How could we respond? We perceived distrust, disregard, and deep misunderstandings on both sides. Quickly, we realized that settling into a standoff (even based on disciplinary knowledge, the cultural capital of academe) would help no one, deans, faculty, students, or budget exigencies. Pressed as we were, we wanted to address the deans' interests proactively and constructively, and that meant stepping away from the emotional pressure of the moment. We reasoned that the rhetorical situation required us to abandon any attempt at resistance and to demonstrate good will and cooperation with the deans' plans. We thus repurposed the promise of technology. We reasoned that because the campus had recently reaffirmed its commitment to research and because the Dean himself was a strong and constant proponent of faculty research, the likelihood of his support for a research project that tested the technology was good, so we recast our predicament as a research opportunity that could serve our own interests: We would implement the essay scoring software on a very small (and controllable) scale. This quick implementation would precede the course redesign (if funded) and would allow us to collect evidence of the software's effectiveness, evidence that would be persuasive to the deans (regardless of the results) in ways that we were absolutely unable to be at that moment. We knew we had the opportunity to demonstrate the professionalism and research-based nature of composition, which we hoped would build credence for any future claims we made about writing instruction on campus. We thus built our ethos via two forms of cooperation, the quick (and responsive) small research project and further participation in producing the grant proposal.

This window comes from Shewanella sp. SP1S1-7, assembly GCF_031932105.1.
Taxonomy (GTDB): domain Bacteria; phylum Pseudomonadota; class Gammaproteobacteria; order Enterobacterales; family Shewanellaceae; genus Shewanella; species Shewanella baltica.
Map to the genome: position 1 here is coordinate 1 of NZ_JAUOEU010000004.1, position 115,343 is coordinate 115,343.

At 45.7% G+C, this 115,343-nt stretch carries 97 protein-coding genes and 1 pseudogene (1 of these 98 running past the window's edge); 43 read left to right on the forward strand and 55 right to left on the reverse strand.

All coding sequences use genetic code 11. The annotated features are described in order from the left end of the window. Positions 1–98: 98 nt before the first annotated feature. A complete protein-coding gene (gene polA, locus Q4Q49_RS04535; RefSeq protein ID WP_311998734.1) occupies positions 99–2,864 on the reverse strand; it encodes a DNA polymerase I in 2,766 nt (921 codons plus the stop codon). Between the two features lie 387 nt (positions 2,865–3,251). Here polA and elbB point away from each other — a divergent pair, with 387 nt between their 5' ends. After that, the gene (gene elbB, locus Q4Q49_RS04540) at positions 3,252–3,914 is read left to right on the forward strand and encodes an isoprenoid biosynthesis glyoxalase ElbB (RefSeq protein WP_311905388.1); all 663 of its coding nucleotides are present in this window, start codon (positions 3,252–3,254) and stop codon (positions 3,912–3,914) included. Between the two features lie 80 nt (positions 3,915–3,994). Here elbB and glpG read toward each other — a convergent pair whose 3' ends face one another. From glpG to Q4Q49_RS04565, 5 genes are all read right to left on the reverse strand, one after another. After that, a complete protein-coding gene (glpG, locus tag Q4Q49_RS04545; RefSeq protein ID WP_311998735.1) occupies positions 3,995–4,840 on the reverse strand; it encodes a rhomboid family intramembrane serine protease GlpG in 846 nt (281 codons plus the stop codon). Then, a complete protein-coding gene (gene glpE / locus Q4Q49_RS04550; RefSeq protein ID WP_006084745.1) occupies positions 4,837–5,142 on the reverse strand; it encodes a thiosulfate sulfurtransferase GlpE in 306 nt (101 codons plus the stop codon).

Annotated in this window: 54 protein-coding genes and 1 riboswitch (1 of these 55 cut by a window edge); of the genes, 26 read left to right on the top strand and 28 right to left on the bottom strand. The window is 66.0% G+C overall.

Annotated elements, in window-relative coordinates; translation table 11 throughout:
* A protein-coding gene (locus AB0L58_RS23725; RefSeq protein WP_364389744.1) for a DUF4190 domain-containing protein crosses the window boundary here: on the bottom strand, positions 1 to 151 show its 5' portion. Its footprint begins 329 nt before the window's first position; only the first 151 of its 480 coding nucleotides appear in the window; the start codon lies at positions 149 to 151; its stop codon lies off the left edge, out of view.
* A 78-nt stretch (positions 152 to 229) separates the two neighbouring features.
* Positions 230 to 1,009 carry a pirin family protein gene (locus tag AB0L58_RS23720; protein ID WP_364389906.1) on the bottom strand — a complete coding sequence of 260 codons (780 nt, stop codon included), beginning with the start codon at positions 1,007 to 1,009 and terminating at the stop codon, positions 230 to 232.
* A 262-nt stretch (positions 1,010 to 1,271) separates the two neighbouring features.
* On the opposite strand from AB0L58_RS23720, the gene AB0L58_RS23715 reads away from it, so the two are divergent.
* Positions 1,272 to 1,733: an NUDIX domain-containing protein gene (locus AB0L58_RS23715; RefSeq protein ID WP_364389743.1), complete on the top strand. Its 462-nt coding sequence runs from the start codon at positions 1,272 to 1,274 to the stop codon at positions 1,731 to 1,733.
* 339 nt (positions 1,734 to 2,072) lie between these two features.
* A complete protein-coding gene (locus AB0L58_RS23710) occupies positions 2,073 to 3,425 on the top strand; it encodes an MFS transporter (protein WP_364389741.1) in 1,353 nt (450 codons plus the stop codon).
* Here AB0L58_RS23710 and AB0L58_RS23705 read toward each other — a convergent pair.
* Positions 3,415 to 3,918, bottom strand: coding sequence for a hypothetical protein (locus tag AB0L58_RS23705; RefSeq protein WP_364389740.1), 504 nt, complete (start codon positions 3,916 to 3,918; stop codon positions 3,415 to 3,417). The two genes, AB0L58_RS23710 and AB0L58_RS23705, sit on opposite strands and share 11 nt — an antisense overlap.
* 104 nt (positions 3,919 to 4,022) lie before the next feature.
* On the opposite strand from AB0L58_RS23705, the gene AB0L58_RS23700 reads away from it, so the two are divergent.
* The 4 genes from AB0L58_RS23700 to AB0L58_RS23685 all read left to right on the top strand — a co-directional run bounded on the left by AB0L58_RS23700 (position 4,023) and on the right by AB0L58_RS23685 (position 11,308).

We foresaw as well the potential for other benefits. For years, our writing courses have been taught by a core of non-tenure line faculty who have been teaching the same writing classes over and over for years and to whom we wanted to offer avenues for professional regeneration. While they were not trained in composition and rhetoric pedagogy, we speculated that we might help them see their professional identities a bit differently if we conducted and publicized the research project effectively and perhaps eventually involved them in it. We thought a significant research project in a writing course could also augment the program rejuvenation we anticipated in response to the hiring of three bright new teaching professors who would join us the following fall.